Column, Featured, Featured Publications, Home and Garden, Killington, Lifestyle, Local News, Real Estate Guide

Real Estate sales shatter records

Demand pushes prices up, particularly in Killington

By Polly Mikula

“Over $70 million year-to-date is more than the last three years combined,” Heidi Bomengen, owner of Prestige Real Estate, which sells real estate exclusively in Killington, wrote in the company’s quarterly newsletter published in October. 

Last year, Killington real estate sales topped $46 million — a record — but this year sales are on pace to more than double that.

“Real estate records have been shattered by every measure: market revenue, sales volume, average sale price, days on market and inventory,” Bomengen wrote.

Tricia Carter of Ski Country Real Estate concurred, saying this was definitively the hottest the market has ever been — “Ever!” both for volume of sale and prices garnered.

In Killington, 184 properties have sold year to date, according to Bomengen. Sixty of those were homes, which sold for an average price of $675,000.

“That is more homes sold than the last two years combined with the average sale price climbing by more than 50%,” Bomengen wrote in the newsletter.

In 2021 alone, there was a 35% increase in the average sale price of a home from January to October 2021 ($500,000 to $675,000), according to data from Prestige Real Estate. For a condo, the average price is over $260,000, which represents 16% increase ($225,000 to $260,000) over the first three quarters of the year. And that’s on top of a 14% increase in average condo prices in 2020 over 2019. (House values in 2020 remained close to 2019 values.)

On average, homes in Killington sell in under 50 days and condos under 30 days, with the median number of days much lower, Bomengen noted. “The median number of days on market is just nine days!” she wrote in a letter to Killington residents, Oct. 1.

Bomengen has called it, “absolutely unbelievable” and “mind-boggling.”

Nathan R. Mastroeni, MBA, Sotheby’s regional manager of offices in Rutland, Stowe, Middlebury and Burlington, with about 50 real estate agents added: “It’s a seller’s market with way more buyers than you have inventory available for them to buy. It’s the true textbook definition, the power is in the seller,” he said.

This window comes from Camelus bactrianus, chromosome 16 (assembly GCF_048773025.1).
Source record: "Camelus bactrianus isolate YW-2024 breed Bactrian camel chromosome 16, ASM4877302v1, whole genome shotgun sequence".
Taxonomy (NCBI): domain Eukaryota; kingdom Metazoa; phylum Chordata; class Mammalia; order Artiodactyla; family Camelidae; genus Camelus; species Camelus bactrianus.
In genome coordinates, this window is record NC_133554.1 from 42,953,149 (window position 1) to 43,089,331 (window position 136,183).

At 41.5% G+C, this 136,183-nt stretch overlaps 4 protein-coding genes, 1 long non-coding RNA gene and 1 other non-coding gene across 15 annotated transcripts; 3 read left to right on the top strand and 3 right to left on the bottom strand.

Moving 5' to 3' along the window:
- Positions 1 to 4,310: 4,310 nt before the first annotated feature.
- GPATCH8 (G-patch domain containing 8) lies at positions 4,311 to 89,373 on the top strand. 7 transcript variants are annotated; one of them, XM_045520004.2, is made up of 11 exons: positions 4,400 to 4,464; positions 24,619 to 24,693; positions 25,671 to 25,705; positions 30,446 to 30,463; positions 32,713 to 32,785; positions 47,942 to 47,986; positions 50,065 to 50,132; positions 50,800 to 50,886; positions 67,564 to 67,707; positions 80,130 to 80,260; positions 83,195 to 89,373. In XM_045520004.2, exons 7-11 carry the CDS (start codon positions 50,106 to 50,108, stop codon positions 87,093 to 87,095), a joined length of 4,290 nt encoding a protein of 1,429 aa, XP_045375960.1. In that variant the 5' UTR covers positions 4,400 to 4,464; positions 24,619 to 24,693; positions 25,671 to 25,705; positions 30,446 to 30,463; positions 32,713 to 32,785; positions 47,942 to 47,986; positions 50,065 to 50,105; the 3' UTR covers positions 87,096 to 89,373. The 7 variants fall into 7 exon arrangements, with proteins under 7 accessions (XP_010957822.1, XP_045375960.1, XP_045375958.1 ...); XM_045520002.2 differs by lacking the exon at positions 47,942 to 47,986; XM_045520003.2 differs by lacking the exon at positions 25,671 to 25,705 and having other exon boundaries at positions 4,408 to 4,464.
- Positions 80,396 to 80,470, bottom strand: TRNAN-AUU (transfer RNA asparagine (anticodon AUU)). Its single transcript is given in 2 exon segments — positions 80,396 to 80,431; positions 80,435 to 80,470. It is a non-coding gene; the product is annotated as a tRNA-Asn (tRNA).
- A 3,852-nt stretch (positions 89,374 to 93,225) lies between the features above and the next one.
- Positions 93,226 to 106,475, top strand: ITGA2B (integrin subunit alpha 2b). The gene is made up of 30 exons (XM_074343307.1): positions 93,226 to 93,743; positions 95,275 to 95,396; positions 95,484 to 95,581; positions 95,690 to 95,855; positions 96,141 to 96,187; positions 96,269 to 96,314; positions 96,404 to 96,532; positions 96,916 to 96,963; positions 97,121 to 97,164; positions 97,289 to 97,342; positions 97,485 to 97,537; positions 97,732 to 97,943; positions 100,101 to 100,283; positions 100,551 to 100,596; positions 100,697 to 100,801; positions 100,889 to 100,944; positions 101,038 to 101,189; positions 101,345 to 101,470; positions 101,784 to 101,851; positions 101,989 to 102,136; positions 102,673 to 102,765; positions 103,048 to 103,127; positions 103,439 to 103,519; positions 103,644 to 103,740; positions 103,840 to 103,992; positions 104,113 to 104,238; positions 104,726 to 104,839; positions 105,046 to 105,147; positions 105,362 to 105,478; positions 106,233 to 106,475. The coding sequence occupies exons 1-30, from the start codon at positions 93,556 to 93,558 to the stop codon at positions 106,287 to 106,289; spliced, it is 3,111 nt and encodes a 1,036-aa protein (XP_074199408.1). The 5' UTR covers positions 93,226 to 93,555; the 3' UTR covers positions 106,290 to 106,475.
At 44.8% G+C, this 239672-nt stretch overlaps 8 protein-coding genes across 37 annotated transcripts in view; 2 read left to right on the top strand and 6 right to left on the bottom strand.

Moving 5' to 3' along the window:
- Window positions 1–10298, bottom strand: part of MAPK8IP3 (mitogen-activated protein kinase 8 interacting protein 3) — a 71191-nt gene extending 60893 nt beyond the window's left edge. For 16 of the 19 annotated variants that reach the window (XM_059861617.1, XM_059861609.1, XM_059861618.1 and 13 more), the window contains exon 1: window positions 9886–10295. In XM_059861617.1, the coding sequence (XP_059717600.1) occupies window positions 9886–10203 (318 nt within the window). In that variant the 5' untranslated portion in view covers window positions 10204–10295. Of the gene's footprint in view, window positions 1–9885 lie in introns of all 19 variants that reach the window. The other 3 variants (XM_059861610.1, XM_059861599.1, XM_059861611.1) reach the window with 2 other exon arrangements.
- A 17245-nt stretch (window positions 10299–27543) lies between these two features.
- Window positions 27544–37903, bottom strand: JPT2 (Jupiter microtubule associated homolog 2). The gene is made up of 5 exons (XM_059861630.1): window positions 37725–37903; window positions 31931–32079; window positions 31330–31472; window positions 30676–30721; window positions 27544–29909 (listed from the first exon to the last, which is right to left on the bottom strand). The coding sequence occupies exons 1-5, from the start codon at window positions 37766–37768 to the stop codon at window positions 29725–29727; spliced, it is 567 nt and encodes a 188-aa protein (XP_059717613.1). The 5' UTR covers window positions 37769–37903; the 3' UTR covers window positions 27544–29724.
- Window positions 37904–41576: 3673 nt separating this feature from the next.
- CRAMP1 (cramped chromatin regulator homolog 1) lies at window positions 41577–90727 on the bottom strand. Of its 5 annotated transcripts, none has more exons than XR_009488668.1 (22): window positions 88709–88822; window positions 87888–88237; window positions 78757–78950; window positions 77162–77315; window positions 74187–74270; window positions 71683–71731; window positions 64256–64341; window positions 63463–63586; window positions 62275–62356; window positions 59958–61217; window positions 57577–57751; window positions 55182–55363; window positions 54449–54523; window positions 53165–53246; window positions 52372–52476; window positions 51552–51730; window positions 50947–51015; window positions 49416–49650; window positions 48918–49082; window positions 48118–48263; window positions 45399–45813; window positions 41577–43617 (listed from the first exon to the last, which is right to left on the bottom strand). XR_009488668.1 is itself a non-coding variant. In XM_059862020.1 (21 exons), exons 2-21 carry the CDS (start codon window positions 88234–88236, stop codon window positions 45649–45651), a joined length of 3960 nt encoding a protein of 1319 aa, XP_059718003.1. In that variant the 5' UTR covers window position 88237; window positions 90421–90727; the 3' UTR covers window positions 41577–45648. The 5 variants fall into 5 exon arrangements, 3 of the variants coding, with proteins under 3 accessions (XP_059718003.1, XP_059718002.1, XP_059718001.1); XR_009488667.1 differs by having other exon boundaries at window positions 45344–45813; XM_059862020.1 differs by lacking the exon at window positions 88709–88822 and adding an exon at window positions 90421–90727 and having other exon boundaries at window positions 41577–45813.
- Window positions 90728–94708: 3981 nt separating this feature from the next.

Before last year, most markets in Vermont “had been seeing a slow steady increase building up to what was really already a strong market in 2019,” Mastroeni explained. “Then the pandemic put the market in overdrive. And this is how it’s been for the past year plus even though prices have increased the demand is still very high.”

2020 “was basically the best year ever” for real estate sales, Mastroeni said, and 2021 has surpassed even those records — by a long shot.

Courtesy of Prestige Real Estate
Chart shows the total sales for all real estate in Killington for the first three quarters of each year, 2012 through 2021.

Why the demand?

“There is a strong draw to Killington,” Carter explained. “City people are wanting to be more adventurous with their time and want to be in a place they can recreate year-round. Killington is just so well situated for that… plus we have lots of restaurants and entertainment right here. Everything is so close.”

Carter noted that buyers are almost exclusively from out-of-state, saying that a quick look on the property transfer list each month consistently shows this trend. She noted, however, that many of those buyers have stayed and become full time residents, adding students to the local school populations. “Which is a boom for everyone,” she said.

The 2020 U.S. Census bore that out with the population of Killington growing by 73.5% over the past decade — the largest rate increase in the state. In real terms, 596 full-time residents joined the town’s 2010 population of 811 for a 2020 population of 1,407 residents. 

“Resort markets definitely have been the hottest spots in the state,” Mastroeni said. “People in Boston who never thought they could live in Killington have now decided to give it a try. They can work from home now and go skiing three days a week — or for their lunch break. That was a driver for a lot of people saying, ‘Hey, if I’m going to move I want to move there’,” he said.

Stowe has been similar to Killington in its resort appeal, Mastroeni noted, with Middlebury and Burlington markets much more focused on residential properties and not quite as “hot” as second home sales.

Lifestyle generally, and outdoor activities specifically, are the main reasons Mastroeni says people seek homes in Vermont.

“Recreation is the biggest driver,” he said. “The winter-fun lifestyle here, particularly skiing… but it’s everything, including the laid-back slower pace,” he said, adding, “I know, I came from outside of Philadelphia so I can tell you first hand!”

Carter also noted that low interest rates have played a part: “Back in the ‘80s when a lot of new condos were built, interest was tempered by high interest rates,” Carter explained. “That really held back the steamrollers, so to speak,” she said, explaining that the interest rates were at least 16%, if not higher, back then.